Fu Zhou Cuisine, 643 West Duarte Road, Unit B, Arcadia, CA 91007, Telephone: (626) 254-0800. Open every day from 10:00am to 10:00pm. Located in the corner of the plaza to the east of the supermarket.
One cuisine that’s generally missing in the Los Angeles/Orange County area is Fuzhou cuisine (Foo Chow in Cantonese), a sub-set cuisine of Fujianese cuisine. While there is a Fujianese community here in the San Gabriel Valley, the last Fuzhou restaurant that shutter due to lack of sufficient business was back in 2013 when Fu Zhou Xi Xi Homemade Fish Balls had a 2 year run in Monterey Park. That restaurant was small and offered at least a dozen items on their menu, most of which were Fu Zhou cuisine.
Here at Fu Zhou Cuisine offers a more extensive menu, one that features some dishes that are from Fu Zhou, while the rest are Chinese dishes that they felt they need to serve in order to appease their non-Fujianese customers. One of the owners admitted that they believed that they cannot remain in business if they were to only sell dishes from Fu Zhou. They realize they had to offer popular items such as chow mein, boiled dumplings, soup dumplings (xiao long bao), wonton soup and fried rice. The co-owner added that non-Fujianese customers find the cuisine unusual because of their lack of familiarity with it — that customers may find the pungent (whether cooked in vinegar or red wine) aspect of some of their dishes to be not very favorable.
We learned more from the co-owner that Fu Zhou cuisine consists mainly of small dishes/tapas, fish and meat balls, thick rice noodles (similar in size as spaghettini), and large dishes have a pungent flavor to them. After that introduction to Fu Zhou cuisine, we placed our order, focusing only on Fu Zhou dishes. Some of the dishes were mildly seasoned, while others were bolder in a sweet and pungent way..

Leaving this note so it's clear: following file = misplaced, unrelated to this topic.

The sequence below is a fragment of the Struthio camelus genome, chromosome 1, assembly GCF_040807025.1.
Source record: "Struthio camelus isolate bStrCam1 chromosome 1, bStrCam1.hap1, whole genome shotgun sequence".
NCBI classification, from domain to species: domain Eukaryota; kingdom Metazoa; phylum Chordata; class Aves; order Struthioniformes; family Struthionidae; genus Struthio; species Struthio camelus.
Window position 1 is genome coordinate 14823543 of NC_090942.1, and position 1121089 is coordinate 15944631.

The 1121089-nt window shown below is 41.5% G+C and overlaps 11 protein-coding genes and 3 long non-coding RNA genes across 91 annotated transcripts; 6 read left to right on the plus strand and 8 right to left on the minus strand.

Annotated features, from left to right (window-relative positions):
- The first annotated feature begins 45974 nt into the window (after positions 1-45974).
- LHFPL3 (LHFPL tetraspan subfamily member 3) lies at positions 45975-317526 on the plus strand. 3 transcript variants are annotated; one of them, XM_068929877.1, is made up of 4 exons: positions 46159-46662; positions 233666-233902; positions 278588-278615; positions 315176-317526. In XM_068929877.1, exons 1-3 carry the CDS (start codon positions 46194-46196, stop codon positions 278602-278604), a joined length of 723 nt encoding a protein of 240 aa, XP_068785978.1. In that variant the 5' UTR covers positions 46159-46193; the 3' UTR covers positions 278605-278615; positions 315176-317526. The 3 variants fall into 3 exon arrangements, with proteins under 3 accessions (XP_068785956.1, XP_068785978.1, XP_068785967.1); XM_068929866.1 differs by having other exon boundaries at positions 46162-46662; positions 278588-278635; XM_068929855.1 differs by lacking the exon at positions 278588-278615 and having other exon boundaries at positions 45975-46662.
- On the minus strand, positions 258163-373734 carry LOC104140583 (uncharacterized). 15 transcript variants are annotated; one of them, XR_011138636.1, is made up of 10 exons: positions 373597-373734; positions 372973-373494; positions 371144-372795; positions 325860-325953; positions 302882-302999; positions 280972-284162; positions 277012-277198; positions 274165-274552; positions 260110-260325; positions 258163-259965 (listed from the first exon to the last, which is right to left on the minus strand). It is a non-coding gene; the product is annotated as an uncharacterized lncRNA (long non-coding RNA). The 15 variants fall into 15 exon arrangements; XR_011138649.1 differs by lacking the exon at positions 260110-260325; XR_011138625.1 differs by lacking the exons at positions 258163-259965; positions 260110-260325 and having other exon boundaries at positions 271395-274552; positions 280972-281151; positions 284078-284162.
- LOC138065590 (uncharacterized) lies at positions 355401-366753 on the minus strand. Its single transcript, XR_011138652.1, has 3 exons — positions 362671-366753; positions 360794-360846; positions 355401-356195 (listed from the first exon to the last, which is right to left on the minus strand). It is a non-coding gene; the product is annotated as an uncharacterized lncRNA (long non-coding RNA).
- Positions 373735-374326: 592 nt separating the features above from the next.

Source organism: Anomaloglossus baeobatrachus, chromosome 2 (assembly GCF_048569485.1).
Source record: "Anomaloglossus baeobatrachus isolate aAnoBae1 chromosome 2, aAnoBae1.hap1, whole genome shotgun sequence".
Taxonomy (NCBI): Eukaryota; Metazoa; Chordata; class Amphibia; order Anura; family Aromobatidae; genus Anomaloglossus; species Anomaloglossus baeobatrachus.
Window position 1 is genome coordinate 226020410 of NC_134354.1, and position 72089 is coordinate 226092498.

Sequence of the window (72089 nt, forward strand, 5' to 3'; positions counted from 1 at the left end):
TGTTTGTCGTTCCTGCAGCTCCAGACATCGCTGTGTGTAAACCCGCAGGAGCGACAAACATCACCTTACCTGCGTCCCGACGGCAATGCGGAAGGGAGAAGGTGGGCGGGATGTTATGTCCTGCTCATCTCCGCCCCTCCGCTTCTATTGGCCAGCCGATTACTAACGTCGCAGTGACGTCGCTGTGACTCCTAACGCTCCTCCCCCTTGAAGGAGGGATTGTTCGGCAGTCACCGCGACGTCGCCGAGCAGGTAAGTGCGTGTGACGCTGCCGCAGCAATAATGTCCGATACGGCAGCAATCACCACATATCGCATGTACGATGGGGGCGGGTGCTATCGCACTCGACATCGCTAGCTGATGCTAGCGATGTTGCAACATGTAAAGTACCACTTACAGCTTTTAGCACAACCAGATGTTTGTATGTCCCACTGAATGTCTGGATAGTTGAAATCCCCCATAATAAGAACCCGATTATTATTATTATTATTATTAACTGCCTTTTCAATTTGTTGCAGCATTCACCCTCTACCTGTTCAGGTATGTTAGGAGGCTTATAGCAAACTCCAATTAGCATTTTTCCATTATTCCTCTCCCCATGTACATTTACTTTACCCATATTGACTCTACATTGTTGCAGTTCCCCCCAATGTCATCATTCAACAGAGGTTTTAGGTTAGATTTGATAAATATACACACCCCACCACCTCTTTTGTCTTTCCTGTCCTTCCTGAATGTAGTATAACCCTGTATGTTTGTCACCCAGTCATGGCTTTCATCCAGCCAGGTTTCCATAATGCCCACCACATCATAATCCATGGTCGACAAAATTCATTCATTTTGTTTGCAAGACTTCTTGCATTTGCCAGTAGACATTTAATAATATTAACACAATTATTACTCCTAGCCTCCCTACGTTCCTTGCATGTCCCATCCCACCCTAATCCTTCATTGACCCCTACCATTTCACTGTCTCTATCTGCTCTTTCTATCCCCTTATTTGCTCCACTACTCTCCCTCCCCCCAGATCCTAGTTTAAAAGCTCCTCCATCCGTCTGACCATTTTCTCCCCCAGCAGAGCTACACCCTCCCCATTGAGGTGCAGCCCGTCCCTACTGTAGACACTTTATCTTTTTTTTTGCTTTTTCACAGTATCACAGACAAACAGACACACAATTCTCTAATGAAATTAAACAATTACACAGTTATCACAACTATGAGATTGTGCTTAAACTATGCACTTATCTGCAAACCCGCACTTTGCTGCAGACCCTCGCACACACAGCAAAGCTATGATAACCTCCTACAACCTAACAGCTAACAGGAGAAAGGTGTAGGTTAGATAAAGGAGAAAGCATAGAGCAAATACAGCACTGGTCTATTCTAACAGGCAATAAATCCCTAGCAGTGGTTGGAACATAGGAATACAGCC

Though the small plates were main staples in Fu Zhou cuisine, we opted to try only two of them: Tea Boiled Eggs. and the Chinese Chives Donut. The eggs had a light flavor to them. The donut was crispy, but unlike the Chinese Donuts that accompany a bowl of congee, these donuts were made out of a whole wheat flour. That give them a tougher chew. Deep Fried Taro Cakes were a hit. They were crispy on the outside, but light and airy on the inside.
Two of the most popular dishes were the Stuffed Fish Balls, which was seasoned minced pork stuffed into a fish meat ball and served in a light peppery broth (white pepper); and the Fu Zhou Meat Balls, which resembled more like the Fu Zhou version of wonton soup, and it’s served in broth as well. The meat balls are made of minced pork, while the wrap is a “yanpi,” literally translated as “Swallow’s Skin,” but it is made from flour and a thin layer of pork. I really enjoyed both and can literally enjoy a whole bowl for a meal.
Stir fried rice noodles are offered in thin (vermicelli) or thick (similar to spaghettini). We opted for the thick rice noodle just to find out how different in texture it was from the vermicelli. Small pieces of pork and squid were tossed in with cabbage, shredded carrots, and scallions. Flavor was mild, not aggressively seasoned.
The Pork Belly in Red Wine had the most unique flavors of all the dishes we tried. There was a slight pungent and sourness to the dish from the use of the red wine.
The Lychee Pork and the Sweet & Pungent Pork Spare Ribs looked alike and had very similar flavor profiles, according to my dinnermates. I had the Lychee Pork but somehow missed the opportunity to try the Spare Rib. So I can’t say for certain if the flavor profiles were that similar. Guess I’ll have to go back and try them both side by side again.
According to the co-owner, there is one dessert widely served in Fu Zhou, and that’s the “Chilled Rice” (literal translation of the Chinese name. It consisted of cold cooked glutenous rice, watermelon, grass jelly, aiyu jelly (yellow jelly made from the gel of the seeds of the awkeotsang creeping fig), canned pineapple, roasted peanuts, and lychee syrup in a shaved ice bath. The texture of the cold glutenous rice takes some getting used to, but I enjoy the refreshing aspect of the dessert along with the different textures you get from every bite.
Definitely something different from the usual Cantonese, Sichuanese, Hunan and Shanghainese fare you find in abundance in the San Gabriel Valley. Oh, and they also sell bags of frozen Stuffed Fish Balls and the Fu Zhou Meat Balls, so that you can prepare them at home.